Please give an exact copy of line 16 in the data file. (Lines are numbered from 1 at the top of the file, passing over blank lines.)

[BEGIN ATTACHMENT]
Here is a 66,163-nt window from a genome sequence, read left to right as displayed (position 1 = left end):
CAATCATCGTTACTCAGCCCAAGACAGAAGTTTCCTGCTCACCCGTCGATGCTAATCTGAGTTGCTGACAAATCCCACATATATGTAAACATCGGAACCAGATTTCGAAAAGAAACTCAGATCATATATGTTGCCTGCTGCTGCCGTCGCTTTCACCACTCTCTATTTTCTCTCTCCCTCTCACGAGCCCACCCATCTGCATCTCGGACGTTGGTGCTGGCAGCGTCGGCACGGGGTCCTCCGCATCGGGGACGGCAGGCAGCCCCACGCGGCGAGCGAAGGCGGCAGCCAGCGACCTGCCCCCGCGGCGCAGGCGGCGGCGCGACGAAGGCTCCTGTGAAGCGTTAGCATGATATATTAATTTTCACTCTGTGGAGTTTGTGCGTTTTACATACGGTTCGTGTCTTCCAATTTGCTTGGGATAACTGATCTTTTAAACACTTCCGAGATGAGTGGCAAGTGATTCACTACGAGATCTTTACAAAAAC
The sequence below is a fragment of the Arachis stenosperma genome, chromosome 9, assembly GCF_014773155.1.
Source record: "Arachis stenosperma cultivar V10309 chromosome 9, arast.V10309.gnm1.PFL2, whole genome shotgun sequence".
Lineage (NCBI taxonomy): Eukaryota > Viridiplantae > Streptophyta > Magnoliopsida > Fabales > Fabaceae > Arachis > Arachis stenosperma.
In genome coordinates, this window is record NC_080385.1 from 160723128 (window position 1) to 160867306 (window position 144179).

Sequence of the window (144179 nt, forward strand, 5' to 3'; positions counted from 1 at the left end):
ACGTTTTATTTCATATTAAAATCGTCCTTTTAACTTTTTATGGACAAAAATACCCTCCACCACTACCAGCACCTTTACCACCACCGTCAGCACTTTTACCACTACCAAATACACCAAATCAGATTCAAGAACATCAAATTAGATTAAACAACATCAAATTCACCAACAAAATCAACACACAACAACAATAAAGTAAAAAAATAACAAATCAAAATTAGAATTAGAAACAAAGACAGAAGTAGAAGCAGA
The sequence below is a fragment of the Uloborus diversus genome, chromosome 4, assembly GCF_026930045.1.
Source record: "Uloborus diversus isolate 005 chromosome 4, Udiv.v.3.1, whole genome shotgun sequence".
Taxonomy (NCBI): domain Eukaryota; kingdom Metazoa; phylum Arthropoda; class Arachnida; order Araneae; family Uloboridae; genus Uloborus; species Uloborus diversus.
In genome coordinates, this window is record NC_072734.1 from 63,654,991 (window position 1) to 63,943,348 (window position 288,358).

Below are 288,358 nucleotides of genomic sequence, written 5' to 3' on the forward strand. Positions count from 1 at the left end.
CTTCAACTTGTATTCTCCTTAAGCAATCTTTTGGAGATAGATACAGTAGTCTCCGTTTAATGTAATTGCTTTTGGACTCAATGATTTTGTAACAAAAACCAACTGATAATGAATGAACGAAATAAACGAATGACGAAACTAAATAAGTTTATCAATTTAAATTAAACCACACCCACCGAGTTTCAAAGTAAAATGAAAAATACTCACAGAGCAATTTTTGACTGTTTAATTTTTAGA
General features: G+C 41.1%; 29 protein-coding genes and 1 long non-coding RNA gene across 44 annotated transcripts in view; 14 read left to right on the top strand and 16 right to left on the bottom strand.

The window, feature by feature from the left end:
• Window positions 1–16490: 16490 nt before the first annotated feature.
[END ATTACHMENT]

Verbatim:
The window, feature by feature from the left end: